It encompasses 212 acres, with more parking spaces than downtown Bellingham. Its 15,000 students, nearly 1,200 permanent staff members and more than 900 part- or full-time faculty members, together, are a mass of humanity nearly equal in number to the population of Lynden and Blaine combined.
On the basis of size, alone, 117-year-old Western Washington University qualifies as a no-brainer iconic feature of Whatcom County.
“It’s a little city, in a way,” says Sue Sharpe, a Western alumna, trustee, and chair of the advisory committee assisting the search for Western’s next president, to replace Bruce Shepard, who plans to retire at the close of the academic year.
But mere size doesn’t fully account for Western’s local impact. Western has more than 107,000 alumni, and it sometimes seems they all decided to settle in Whatcom County.
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It’s extremely well-respected, not just in the state but in the country.
Sue Sharpe, WWU trustee
Sharpe, the executive director of Chuckanut Health Foundation, is a typical example. She grew up in Ohio and finished her first year of college there, but she had spent summers in the Northwest and a visit to Bellingham convinced her to change schools. She graduated from Western twice, with a bachelor’s degree in speech communications in 1977 and a master’s in business administration seven years later, and made Bellingham her home.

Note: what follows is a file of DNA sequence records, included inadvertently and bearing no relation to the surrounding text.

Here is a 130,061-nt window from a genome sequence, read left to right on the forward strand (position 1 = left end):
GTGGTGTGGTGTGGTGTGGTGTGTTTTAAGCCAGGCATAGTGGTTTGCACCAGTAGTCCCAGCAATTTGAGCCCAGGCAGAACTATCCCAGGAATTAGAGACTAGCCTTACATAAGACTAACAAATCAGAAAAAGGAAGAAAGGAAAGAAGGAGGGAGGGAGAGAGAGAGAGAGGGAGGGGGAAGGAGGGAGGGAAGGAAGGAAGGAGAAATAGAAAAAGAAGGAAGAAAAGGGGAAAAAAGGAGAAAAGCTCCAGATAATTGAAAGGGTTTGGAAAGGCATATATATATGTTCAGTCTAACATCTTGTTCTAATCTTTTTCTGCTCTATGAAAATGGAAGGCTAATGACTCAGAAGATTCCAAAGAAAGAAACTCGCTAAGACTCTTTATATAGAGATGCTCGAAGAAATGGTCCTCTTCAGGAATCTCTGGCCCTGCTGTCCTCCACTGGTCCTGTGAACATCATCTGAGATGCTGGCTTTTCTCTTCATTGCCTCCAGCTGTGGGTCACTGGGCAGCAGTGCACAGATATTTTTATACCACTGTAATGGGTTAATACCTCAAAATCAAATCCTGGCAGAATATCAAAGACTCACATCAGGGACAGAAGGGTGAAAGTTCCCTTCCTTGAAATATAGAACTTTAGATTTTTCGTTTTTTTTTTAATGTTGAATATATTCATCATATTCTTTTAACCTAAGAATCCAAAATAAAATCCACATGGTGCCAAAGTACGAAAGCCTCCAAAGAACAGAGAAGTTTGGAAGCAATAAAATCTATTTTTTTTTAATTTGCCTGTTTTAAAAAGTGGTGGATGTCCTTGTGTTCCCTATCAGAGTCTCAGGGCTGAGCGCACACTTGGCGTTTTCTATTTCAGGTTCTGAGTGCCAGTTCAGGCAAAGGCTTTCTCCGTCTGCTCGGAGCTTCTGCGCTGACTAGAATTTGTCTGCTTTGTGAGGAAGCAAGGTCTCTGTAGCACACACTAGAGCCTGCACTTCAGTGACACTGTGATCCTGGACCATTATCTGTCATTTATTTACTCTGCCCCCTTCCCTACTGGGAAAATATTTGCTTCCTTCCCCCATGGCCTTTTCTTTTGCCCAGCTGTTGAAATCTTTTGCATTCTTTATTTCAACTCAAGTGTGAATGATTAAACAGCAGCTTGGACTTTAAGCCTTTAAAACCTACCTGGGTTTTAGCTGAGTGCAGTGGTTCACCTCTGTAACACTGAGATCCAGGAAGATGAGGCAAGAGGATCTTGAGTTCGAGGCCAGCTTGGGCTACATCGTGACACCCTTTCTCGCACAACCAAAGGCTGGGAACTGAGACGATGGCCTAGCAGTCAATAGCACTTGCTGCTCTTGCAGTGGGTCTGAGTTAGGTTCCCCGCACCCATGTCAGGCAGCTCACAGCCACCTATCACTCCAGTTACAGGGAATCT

Just as many students who attend Western choose to stay here, attracted by the county’s natural beauty and strong sense of community, likewise many business people choose Whatcom County as their base of operation because of its beauty, cultural amenities, and its “university town” educational opportunities for themselves and their employees, Sharpe says.
Western’s appeal, in part, reflects its lustrous reputation. The school wins consistent high ratings from U.S. News & World Report, which calls Western the best public, master’s-granting university in the Northwest.
Recently, Kiplinger’s Personal Finance magazine listed Western 89th among the 100 “best values” in public colleges in the country. Western has appeared several times on the list, which cites four-year colleges that combine outstanding education with economic value.
Western, in other words, wins notice in the world of academia.
“It’s extremely well-respected, not just in the state but in the country,” Sharpe says.
She credits Western’s success to its high-caliber faculty and students, and, with a 21-to-1 student-to-faculty ratio, its “student-centered” education. The approach benefits the students as well as the public and private employers looking for new staff members.
“They really value the well-rounded liberal arts and sciences background that Western students graduate with,” Sharpe says.
Western’s strong reputation also benefits the school, she says, because search consultants say exceptional candidates will be interested in becoming Western’s 14th president.
“Our challenge will be finding the right fit,” Sharpe says.